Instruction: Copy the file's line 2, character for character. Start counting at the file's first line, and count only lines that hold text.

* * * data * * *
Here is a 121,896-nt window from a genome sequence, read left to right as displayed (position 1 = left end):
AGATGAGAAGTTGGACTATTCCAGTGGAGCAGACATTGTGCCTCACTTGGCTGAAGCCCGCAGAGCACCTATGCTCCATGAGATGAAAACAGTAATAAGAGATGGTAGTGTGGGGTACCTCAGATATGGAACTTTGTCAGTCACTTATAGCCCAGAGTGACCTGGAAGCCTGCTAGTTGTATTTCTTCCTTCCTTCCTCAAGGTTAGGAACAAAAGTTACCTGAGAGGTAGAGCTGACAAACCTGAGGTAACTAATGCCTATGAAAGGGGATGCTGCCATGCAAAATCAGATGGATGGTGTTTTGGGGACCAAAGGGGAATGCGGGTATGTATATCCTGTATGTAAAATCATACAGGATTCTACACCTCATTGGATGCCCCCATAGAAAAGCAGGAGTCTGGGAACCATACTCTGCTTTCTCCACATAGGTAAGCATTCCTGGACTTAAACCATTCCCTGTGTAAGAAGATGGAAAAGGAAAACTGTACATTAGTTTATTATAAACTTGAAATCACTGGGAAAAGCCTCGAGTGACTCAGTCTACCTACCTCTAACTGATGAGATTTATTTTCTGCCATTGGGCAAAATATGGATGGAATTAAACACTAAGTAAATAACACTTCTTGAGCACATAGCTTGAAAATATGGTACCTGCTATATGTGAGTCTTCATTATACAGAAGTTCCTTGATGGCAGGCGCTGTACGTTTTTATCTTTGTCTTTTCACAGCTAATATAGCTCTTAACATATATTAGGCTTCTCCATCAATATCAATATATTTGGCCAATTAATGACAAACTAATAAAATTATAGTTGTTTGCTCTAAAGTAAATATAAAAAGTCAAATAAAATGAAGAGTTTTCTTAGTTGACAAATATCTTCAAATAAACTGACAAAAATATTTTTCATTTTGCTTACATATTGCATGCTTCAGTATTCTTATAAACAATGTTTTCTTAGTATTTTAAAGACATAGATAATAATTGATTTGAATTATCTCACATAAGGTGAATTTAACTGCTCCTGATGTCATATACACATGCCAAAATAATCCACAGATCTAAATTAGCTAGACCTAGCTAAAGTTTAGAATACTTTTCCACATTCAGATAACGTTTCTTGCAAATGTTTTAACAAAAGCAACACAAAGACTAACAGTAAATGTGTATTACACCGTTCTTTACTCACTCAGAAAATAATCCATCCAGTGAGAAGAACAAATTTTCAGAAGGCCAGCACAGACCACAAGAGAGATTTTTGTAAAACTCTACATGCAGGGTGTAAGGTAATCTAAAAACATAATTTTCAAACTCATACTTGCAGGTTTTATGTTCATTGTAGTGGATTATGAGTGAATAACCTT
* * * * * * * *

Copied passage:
AGATGAGAAGTTGGACTATTCCAGTGGAGCAGACATTGTGCCTCACTTGGCTGAAGCCCGCAGAGCACCTATGCTCCATGAGATGAAAACAGTAATAAGAGATGGTAGTGTGGGGTACCTCAGATATGGAACTTTGTCAGTCACTTATAGCCCAGAGTGACCTGGAAGCCTGCTAGTTGTATTTCTTCCTTCCTTCCTCAAGGTTAGGAACAAAAGTTACCTGAGAGGTAGAGCTGACAAACCTGAGGTAACTAATGCCTATGAAAGGGGATGCTGCCATGCAAAATCAGATGGATGGTGTTTTGGGGACCAAAGGGGAATGCGGGTATGTATATCCTGTATGTAAAATCATACAGGATTCTACACCTCATTGGATGCCCCCATAGAAAAGCAGGAGTCTGGGAACCATACTCTGCTTTCTCCACATAGGTAAGCATTCCTGGACTTAAACCATTCCCTGTGTAAGAAGATGGAAAAGGAAAACTGTACATTAGTTTATTATAAACTTGAAATCACTGGGAAAAGCCTCGAGTGACTCAGTCTACCTACCTCTAACTGATGAGATTTATTTTCTGCCATTGGGCAAAATATGGATGGAATTAAACACTAAGTAAATAACACTTCTTGAGCACATAGCTTGAAAATATGGTACCTGCTATATGTGAGTCTTCATTATACAGAAGTTCCTTGATGGCAGGCGCTGTACGTTTTTATCTTTGTCTTTTCACAGCTAATATAGCTCTTAACATATATTAGGCTTCTCCATCAATATCAATATATTTGGCCAATTAATGACAAACTAATAAAATTATAGTTGTTTGCTCTAAAGTAAATATAAAAAGTCAAATAAAATGAAGAGTTTTCTTAGTTGACAAATATCTTCAAATAAACTGACAAAAATATTTTTCATTTTGCTTACATATTGCATGCTTCAGTATTCTTATAAACAATGTTTTCTTAGTATTTTAAAGACATAGATAATAATTGATTTGAATTATCTCACATAAGGTGAATTTAACTGCTCCTGATGTCATATACACATGCCAAAATAATCCACAGATCTAAATTAGCTAGACCTAGCTAAAGTTTAGAATACTTTTCCACATTCAGATAACGTTTCTTGCAAATGTTTTAACAAAAGCAACACAAAGACTAACAGTAAATGTGTATTACACCGTTCTTTACTCACTCAGAAAATAATCCATCCAGTGAGAAGAACAAATTTTCAGAAGGCCAGCACAGACCACAAGAGAGATTTTTGTAAAACTCTACATGCAGGGTGTAAGGTAATCTAAAAACATAATTTTCAAACTCATACTTGCAGGTTTTATGTTCATTGTAGTGGATTATGAGTGAATAACCTT